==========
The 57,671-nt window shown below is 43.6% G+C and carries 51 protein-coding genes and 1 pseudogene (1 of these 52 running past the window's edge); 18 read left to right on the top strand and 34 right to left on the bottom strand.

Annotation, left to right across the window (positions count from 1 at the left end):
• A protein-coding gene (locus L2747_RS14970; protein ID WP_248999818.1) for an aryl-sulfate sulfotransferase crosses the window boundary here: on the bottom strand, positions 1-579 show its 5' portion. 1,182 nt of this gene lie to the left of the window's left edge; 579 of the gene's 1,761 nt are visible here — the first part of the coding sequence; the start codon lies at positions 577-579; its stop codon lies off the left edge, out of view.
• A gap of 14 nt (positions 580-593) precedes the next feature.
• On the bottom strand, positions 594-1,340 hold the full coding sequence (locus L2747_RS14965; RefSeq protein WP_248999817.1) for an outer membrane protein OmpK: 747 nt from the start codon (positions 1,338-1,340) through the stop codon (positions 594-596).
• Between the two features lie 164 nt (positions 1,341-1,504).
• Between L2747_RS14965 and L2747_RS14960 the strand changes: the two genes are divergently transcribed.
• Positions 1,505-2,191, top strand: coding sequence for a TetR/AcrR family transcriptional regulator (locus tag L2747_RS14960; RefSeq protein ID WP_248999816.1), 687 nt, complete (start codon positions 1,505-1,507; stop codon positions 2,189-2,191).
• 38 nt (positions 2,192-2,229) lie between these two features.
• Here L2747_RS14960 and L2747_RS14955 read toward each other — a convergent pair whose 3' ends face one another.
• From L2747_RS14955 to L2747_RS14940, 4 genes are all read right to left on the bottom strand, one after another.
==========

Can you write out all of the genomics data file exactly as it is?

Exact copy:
The 57,671-nt window shown below is 43.6% G+C and carries 51 protein-coding genes and 1 pseudogene (1 of these 52 running past the window's edge); 18 read left to right on the top strand and 34 right to left on the bottom strand.

Annotation, left to right across the window (positions count from 1 at the left end):
• A protein-coding gene (locus L2747_RS14970; protein ID WP_248999818.1) for an aryl-sulfate sulfotransferase crosses the window boundary here: on the bottom strand, positions 1-579 show its 5' portion. 1,182 nt of this gene lie to the left of the window's left edge; 579 of the gene's 1,761 nt are visible here — the first part of the coding sequence; the start codon lies at positions 577-579; its stop codon lies off the left edge, out of view.
• A gap of 14 nt (positions 580-593) precedes the next feature.
• On the bottom strand, positions 594-1,340 hold the full coding sequence (locus L2747_RS14965; RefSeq protein WP_248999817.1) for an outer membrane protein OmpK: 747 nt from the start codon (positions 1,338-1,340) through the stop codon (positions 594-596).
• Between the two features lie 164 nt (positions 1,341-1,504).
• Between L2747_RS14965 and L2747_RS14960 the strand changes: the two genes are divergently transcribed.
• Positions 1,505-2,191, top strand: coding sequence for a TetR/AcrR family transcriptional regulator (locus tag L2747_RS14960; RefSeq protein ID WP_248999816.1), 687 nt, complete (start codon positions 1,505-1,507; stop codon positions 2,189-2,191).
• 38 nt (positions 2,192-2,229) lie between these two features.
• Here L2747_RS14960 and L2747_RS14955 read toward each other — a convergent pair whose 3' ends face one another.
• From L2747_RS14955 to L2747_RS14940, 4 genes are all read right to left on the bottom strand, one after another.